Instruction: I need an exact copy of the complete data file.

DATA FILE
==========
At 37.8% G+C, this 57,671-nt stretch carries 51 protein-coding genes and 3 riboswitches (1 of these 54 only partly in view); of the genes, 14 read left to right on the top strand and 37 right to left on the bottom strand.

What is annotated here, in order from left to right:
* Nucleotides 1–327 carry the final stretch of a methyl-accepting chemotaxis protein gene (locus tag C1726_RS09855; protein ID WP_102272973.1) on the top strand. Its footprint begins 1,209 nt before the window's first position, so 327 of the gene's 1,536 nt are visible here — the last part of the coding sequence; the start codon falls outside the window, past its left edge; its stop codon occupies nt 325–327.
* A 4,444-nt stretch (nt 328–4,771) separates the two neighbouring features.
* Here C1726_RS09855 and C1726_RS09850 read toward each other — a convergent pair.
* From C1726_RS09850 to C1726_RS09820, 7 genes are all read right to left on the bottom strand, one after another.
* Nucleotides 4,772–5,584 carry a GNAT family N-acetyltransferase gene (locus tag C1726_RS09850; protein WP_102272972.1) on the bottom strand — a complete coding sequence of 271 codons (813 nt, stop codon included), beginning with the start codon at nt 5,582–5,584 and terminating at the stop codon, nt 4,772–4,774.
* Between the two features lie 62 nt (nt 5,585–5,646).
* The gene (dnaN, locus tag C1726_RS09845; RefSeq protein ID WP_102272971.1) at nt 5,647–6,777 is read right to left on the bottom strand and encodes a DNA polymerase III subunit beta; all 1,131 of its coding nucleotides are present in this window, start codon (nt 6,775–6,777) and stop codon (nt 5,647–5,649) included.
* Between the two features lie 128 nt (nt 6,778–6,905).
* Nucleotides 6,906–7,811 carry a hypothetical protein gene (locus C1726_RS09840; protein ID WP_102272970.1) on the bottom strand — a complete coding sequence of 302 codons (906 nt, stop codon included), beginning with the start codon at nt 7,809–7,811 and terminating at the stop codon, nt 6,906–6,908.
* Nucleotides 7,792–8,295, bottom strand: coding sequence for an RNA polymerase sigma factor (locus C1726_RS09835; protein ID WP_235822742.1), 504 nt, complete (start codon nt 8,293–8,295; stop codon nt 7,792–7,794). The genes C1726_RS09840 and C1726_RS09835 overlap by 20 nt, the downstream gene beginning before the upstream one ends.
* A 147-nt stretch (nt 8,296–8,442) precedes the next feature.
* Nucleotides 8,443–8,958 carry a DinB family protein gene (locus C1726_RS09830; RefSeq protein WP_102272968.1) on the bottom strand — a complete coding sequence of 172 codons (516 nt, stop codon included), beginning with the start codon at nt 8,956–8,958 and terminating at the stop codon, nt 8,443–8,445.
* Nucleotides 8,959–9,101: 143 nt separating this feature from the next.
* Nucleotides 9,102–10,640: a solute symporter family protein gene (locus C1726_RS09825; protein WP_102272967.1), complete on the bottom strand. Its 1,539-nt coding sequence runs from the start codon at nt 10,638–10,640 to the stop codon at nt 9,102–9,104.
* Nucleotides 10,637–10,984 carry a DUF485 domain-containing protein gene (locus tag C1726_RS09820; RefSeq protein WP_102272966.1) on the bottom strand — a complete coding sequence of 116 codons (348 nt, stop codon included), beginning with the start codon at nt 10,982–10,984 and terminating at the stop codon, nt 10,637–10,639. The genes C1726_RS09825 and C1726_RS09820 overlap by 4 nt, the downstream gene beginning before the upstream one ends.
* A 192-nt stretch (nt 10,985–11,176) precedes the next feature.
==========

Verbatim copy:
At 37.8% G+C, this 57,671-nt stretch carries 51 protein-coding genes and 3 riboswitches (1 of these 54 only partly in view); of the genes, 14 read left to right on the top strand and 37 right to left on the bottom strand.

What is annotated here, in order from left to right:
* Nucleotides 1–327 carry the final stretch of a methyl-accepting chemotaxis protein gene (locus tag C1726_RS09855; protein ID WP_102272973.1) on the top strand. Its footprint begins 1,209 nt before the window's first position, so 327 of the gene's 1,536 nt are visible here — the last part of the coding sequence; the start codon falls outside the window, past its left edge; its stop codon occupies nt 325–327.
* A 4,444-nt stretch (nt 328–4,771) separates the two neighbouring features.
* Here C1726_RS09855 and C1726_RS09850 read toward each other — a convergent pair.
* From C1726_RS09850 to C1726_RS09820, 7 genes are all read right to left on the bottom strand, one after another.
* Nucleotides 4,772–5,584 carry a GNAT family N-acetyltransferase gene (locus tag C1726_RS09850; protein WP_102272972.1) on the bottom strand — a complete coding sequence of 271 codons (813 nt, stop codon included), beginning with the start codon at nt 5,582–5,584 and terminating at the stop codon, nt 4,772–4,774.
* Between the two features lie 62 nt (nt 5,585–5,646).
* The gene (dnaN, locus tag C1726_RS09845; RefSeq protein ID WP_102272971.1) at nt 5,647–6,777 is read right to left on the bottom strand and encodes a DNA polymerase III subunit beta; all 1,131 of its coding nucleotides are present in this window, start codon (nt 6,775–6,777) and stop codon (nt 5,647–5,649) included.
* Between the two features lie 128 nt (nt 6,778–6,905).
* Nucleotides 6,906–7,811 carry a hypothetical protein gene (locus C1726_RS09840; protein ID WP_102272970.1) on the bottom strand — a complete coding sequence of 302 codons (906 nt, stop codon included), beginning with the start codon at nt 7,809–7,811 and terminating at the stop codon, nt 6,906–6,908.
* Nucleotides 7,792–8,295, bottom strand: coding sequence for an RNA polymerase sigma factor (locus C1726_RS09835; protein ID WP_235822742.1), 504 nt, complete (start codon nt 8,293–8,295; stop codon nt 7,792–7,794). The genes C1726_RS09840 and C1726_RS09835 overlap by 20 nt, the downstream gene beginning before the upstream one ends.
* A 147-nt stretch (nt 8,296–8,442) precedes the next feature.
* Nucleotides 8,443–8,958 carry a DinB family protein gene (locus C1726_RS09830; RefSeq protein WP_102272968.1) on the bottom strand — a complete coding sequence of 172 codons (516 nt, stop codon included), beginning with the start codon at nt 8,956–8,958 and terminating at the stop codon, nt 8,443–8,445.
* Nucleotides 8,959–9,101: 143 nt separating this feature from the next.
* Nucleotides 9,102–10,640: a solute symporter family protein gene (locus C1726_RS09825; protein WP_102272967.1), complete on the bottom strand. Its 1,539-nt coding sequence runs from the start codon at nt 10,638–10,640 to the stop codon at nt 9,102–9,104.
* Nucleotides 10,637–10,984 carry a DUF485 domain-containing protein gene (locus tag C1726_RS09820; RefSeq protein WP_102272966.1) on the bottom strand — a complete coding sequence of 116 codons (348 nt, stop codon included), beginning with the start codon at nt 10,982–10,984 and terminating at the stop codon, nt 10,637–10,639. The genes C1726_RS09825 and C1726_RS09820 overlap by 4 nt, the downstream gene beginning before the upstream one ends.
* A 192-nt stretch (nt 10,985–11,176) precedes the next feature.